“You go back to the local clubs - Mervue, Salthill, Barna, Craughwell, Cregmore, they have all done massive work bringing players through. It is just about fine tuning them when they get to this stage. There is so much talent in Galway, in boys' football and girls' football. It is a hotbed, but we have to nurture that, to make sure that we get them at the right time for the right coaching to just develop them. That is what we need to do - we need to be developing kids and players so that they can fulfil their potential.

“We have seen it through the years - so many good players in Galway - they have never really gone any further. Now is the time that we need to put our egos out of the way, to put our heads together to say what is the best pathway for these and let us do this.

“Put a plan in place that we do get more internationals, that we do get people representing Galway Women's FC. The same with Galway United, a full Galway United team that goes out to represent the county, that it is more of a parish thing.”

It is why Fitzgerald derived such satisfaction and pride from playing for United. Football mattered to him, his heroes were local – Peter Carpenter, Ricky O’Flaherty, and Billy Clery among them.

“I never dreamt of playing for Liverpool, Man United or anybody I dreamt about playing for Galway United,” Fitzgerald replies. “That was my whole thing. My whole dream was to play for Galway United. Unfortunately I didn't play long enough, but I got in there at a young age.

“I probably thought I had made it as a Galway United player when I was there and I didn't put in as much work - even though I thought I did - when I was there. I didn't work hard enough or do the other bits that I lacked in my game which now I understand as a coach. Representing Galway was always a dream, I look at Peter Carpenter, Ricky Fla, they were Claddagh lads, they lived around the corner from me.”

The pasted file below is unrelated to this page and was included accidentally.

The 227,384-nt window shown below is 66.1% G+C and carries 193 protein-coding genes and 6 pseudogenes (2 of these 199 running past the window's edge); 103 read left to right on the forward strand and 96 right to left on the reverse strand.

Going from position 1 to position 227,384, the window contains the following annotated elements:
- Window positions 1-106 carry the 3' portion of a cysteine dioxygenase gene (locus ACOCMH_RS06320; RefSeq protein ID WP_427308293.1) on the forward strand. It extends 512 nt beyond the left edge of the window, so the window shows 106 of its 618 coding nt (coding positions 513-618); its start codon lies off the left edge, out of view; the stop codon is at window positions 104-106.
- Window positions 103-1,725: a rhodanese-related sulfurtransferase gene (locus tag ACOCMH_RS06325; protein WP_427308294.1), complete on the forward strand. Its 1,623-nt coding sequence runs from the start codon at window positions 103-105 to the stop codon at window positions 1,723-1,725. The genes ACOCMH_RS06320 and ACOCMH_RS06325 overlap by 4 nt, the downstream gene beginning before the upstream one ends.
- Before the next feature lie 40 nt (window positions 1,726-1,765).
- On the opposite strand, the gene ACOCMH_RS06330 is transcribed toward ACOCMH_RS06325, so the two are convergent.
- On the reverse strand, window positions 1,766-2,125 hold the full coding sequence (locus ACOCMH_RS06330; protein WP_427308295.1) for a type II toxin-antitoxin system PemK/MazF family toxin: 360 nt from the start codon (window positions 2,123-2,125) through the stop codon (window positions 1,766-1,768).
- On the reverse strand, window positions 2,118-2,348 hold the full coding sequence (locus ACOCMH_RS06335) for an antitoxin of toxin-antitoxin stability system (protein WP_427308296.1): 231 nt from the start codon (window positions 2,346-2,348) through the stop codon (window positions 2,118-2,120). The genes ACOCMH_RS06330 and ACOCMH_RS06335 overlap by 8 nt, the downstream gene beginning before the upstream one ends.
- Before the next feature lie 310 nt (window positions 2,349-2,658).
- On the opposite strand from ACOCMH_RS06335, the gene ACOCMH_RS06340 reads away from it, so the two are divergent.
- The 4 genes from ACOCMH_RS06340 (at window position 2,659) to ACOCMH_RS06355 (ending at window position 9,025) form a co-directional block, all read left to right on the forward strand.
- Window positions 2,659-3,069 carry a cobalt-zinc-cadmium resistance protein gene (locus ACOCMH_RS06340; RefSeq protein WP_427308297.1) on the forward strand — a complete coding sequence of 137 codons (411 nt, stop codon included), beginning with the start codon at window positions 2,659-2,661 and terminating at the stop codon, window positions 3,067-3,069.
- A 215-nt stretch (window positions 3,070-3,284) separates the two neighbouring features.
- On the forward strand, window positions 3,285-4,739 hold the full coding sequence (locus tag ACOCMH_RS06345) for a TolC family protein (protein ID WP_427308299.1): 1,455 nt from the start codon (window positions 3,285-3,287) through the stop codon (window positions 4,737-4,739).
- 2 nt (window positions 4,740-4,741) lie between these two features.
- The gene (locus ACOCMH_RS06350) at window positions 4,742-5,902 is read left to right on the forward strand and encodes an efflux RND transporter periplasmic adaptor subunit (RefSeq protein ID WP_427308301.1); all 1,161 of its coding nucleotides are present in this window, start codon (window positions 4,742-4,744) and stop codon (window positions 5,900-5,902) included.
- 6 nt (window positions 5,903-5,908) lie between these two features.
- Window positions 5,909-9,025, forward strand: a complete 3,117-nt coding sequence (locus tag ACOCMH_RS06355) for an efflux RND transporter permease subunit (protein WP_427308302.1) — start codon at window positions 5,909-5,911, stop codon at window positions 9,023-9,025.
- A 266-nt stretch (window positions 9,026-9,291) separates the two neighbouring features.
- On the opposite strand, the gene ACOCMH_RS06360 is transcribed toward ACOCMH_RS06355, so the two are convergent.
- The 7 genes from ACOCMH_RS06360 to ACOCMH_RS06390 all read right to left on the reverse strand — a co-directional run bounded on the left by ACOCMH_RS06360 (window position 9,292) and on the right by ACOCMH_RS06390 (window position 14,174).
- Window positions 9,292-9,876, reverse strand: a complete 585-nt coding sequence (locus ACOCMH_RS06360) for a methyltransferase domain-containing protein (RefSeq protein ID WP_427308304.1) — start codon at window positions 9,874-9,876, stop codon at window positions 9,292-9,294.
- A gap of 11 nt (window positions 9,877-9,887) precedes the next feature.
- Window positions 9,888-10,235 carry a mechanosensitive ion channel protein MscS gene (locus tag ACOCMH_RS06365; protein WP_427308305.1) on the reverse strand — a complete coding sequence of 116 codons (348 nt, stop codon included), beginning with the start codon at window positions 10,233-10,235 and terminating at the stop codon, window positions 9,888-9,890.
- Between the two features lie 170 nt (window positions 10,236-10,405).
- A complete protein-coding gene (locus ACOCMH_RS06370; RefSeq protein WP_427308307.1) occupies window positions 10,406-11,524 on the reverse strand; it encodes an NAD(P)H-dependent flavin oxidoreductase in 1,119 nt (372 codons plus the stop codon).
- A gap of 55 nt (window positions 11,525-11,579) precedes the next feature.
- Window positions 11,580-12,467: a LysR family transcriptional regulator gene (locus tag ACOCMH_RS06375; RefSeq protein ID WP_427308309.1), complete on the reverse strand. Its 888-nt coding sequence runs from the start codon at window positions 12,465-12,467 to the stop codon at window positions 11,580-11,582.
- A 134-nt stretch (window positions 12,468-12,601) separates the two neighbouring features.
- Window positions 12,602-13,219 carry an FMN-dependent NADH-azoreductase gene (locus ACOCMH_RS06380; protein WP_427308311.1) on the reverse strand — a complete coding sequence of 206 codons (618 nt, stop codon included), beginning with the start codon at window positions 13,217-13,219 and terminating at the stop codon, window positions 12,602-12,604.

A bond existed, a pathway set. “I would see them going down to the street and I would be that is Peter Carpenter, that is Ricky Fla - unbelievable players,” he continues. “Then you would see Tommy [Keane] or Chick Deacy.

“These are legends, so to pull on the same jersey as them was just a dream. Billy Clery would be walking down the street past us, you would be in awe. I was hanging around with his brother Conor, but you would be thinking that is Billy Clery, Billy is a legend.

“So to pull on the jersey was an absolute dream, to not play as much as I wished I had still eats at me to this day. I still regret not hitting what I thought was my potential, not reaching the level I should have been able to play for a couple of more years. Football is like that, it moves fast, you are in for a couple of years, then another player comes along, then they are in. That is just the way it was.”

Fitzgerald’s passion for the game in Galway endures.

**Listen to the full interview with Gary Fitzgerald on the 'Cian On Sport' podcast available on Soundcloud, Spotify, and Apple Podcasts.